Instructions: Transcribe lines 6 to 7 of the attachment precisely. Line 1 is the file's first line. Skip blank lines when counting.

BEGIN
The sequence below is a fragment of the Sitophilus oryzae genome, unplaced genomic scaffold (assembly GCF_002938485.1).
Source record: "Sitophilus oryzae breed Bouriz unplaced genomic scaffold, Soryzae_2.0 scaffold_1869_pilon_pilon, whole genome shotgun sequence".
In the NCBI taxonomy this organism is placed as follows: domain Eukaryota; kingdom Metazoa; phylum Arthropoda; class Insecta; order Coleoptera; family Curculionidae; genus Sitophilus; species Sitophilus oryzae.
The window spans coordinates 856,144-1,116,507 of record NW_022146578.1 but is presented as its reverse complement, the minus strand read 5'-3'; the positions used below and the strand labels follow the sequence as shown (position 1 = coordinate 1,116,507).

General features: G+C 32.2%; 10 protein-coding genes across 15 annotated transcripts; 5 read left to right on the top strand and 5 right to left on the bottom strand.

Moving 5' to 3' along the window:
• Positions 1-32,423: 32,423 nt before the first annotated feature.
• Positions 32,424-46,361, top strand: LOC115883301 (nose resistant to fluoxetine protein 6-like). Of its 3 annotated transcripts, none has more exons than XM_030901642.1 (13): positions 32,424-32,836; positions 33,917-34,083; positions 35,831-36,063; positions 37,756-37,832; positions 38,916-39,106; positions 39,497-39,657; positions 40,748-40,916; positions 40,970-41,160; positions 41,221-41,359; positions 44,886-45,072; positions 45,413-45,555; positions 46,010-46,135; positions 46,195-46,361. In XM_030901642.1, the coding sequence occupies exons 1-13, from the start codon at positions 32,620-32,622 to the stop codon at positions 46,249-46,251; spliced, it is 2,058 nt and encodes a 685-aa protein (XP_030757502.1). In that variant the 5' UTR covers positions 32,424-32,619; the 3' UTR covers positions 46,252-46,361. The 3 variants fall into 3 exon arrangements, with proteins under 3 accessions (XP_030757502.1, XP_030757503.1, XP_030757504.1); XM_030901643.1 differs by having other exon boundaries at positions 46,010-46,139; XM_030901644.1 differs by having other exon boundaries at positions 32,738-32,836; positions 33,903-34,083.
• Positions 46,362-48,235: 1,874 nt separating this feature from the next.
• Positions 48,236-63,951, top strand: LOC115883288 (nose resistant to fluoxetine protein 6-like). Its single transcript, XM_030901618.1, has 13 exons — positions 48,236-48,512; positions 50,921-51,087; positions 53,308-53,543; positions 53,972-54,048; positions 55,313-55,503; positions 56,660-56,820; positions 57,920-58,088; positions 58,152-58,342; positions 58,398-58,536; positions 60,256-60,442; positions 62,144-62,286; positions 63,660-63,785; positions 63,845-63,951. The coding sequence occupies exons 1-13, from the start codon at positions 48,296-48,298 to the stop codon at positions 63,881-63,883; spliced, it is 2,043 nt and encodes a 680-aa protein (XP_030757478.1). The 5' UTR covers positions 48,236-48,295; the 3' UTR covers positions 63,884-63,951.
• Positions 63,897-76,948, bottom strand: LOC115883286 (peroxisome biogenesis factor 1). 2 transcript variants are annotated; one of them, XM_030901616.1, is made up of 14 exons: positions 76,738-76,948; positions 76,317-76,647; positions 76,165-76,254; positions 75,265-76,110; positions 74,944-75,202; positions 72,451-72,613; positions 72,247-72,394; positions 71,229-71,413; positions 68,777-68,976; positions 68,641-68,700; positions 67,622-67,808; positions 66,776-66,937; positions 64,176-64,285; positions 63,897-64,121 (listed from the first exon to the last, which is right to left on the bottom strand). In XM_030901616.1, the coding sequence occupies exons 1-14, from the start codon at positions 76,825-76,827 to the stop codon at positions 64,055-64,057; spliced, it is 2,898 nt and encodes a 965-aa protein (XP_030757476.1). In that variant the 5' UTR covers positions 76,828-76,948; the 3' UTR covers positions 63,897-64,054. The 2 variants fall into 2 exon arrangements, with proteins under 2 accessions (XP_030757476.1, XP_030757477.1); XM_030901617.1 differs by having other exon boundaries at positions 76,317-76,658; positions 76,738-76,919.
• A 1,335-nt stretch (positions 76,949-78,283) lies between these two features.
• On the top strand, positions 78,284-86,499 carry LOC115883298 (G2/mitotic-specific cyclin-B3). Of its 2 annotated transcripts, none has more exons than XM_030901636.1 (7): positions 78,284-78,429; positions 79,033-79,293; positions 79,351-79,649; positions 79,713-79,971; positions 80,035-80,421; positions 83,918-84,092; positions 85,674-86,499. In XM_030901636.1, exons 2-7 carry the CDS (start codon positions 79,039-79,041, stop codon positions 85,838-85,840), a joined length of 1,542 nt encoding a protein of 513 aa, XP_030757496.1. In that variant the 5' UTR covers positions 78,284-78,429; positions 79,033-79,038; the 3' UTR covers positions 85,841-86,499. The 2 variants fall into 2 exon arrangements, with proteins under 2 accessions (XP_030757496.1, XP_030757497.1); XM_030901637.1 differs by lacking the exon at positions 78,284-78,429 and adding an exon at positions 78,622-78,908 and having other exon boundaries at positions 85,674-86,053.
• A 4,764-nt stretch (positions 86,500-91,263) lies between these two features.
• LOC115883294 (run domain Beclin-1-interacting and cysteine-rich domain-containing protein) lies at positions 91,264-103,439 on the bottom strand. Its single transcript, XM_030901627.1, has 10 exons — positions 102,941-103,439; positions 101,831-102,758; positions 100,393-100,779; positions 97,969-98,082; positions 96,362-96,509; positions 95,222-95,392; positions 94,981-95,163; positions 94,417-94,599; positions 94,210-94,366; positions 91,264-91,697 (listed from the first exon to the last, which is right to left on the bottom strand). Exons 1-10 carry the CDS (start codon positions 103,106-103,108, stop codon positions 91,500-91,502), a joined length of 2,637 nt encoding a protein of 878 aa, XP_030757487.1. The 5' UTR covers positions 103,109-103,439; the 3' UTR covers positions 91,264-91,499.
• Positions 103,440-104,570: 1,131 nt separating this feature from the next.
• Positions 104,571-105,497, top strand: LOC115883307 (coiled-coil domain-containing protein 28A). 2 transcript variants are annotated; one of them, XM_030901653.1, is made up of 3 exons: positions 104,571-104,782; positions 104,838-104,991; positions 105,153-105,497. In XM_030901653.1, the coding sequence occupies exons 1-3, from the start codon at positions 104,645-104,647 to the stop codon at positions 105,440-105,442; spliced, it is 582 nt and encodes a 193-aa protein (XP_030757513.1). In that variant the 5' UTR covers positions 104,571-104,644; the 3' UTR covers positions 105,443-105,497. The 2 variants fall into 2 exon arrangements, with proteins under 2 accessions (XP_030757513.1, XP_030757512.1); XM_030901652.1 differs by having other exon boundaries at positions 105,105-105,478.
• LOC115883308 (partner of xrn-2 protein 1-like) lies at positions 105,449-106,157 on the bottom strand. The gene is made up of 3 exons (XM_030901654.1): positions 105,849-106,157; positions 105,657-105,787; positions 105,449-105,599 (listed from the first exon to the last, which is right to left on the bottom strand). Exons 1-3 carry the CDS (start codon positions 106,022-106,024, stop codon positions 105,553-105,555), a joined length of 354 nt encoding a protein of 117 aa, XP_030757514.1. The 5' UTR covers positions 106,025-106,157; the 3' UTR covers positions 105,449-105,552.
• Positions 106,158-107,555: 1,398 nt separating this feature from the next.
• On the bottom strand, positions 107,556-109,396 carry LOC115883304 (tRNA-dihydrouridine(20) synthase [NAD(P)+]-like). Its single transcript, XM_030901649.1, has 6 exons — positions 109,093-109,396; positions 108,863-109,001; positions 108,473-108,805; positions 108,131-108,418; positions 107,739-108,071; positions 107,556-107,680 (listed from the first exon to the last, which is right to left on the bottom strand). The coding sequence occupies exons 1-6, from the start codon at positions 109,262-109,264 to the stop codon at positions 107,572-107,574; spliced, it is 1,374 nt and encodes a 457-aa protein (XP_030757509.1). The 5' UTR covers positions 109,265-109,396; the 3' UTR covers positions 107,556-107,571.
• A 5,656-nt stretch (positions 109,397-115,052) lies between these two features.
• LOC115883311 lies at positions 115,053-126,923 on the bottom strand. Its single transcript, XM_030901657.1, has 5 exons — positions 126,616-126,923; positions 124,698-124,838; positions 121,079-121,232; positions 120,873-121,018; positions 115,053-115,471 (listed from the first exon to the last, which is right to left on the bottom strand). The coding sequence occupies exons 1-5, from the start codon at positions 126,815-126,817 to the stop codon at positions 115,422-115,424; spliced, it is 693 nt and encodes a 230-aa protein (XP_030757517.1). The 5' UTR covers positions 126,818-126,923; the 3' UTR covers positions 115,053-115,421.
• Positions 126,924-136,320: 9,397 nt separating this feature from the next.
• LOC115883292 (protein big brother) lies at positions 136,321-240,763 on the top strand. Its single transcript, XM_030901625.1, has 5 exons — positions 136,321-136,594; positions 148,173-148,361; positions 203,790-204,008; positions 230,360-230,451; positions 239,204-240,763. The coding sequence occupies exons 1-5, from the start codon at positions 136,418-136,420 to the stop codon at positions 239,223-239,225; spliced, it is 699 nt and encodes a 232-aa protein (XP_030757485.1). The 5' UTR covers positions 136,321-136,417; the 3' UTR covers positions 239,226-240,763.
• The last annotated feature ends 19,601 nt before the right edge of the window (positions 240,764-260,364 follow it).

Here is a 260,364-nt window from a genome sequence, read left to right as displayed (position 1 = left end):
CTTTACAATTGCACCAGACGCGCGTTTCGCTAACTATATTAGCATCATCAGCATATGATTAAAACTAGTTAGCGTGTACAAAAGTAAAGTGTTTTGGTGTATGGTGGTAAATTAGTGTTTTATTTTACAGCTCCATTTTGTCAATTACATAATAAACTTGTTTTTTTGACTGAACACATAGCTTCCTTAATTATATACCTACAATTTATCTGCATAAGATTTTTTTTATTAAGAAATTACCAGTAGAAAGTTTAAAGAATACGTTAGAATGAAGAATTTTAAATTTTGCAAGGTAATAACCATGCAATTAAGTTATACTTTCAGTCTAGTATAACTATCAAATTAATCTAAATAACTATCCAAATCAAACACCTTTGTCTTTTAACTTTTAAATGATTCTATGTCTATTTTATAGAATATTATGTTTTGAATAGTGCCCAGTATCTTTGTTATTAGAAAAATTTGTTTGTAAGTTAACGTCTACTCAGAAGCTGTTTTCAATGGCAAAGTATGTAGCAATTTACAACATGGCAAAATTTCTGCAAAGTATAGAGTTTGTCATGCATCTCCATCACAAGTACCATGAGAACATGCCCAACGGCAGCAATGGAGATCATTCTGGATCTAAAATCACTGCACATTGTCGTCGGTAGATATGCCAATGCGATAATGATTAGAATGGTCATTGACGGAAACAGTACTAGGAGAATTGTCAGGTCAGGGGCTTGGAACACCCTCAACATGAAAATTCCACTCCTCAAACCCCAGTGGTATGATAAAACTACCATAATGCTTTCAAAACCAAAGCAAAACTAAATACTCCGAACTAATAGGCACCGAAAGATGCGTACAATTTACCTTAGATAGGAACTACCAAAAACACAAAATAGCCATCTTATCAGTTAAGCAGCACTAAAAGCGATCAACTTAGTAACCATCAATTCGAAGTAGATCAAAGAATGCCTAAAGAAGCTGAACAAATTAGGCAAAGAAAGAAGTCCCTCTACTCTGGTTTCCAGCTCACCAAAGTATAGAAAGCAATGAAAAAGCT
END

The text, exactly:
Moving 5' to 3' along the window:
• Positions 1-32,423: 32,423 nt before the first annotated feature.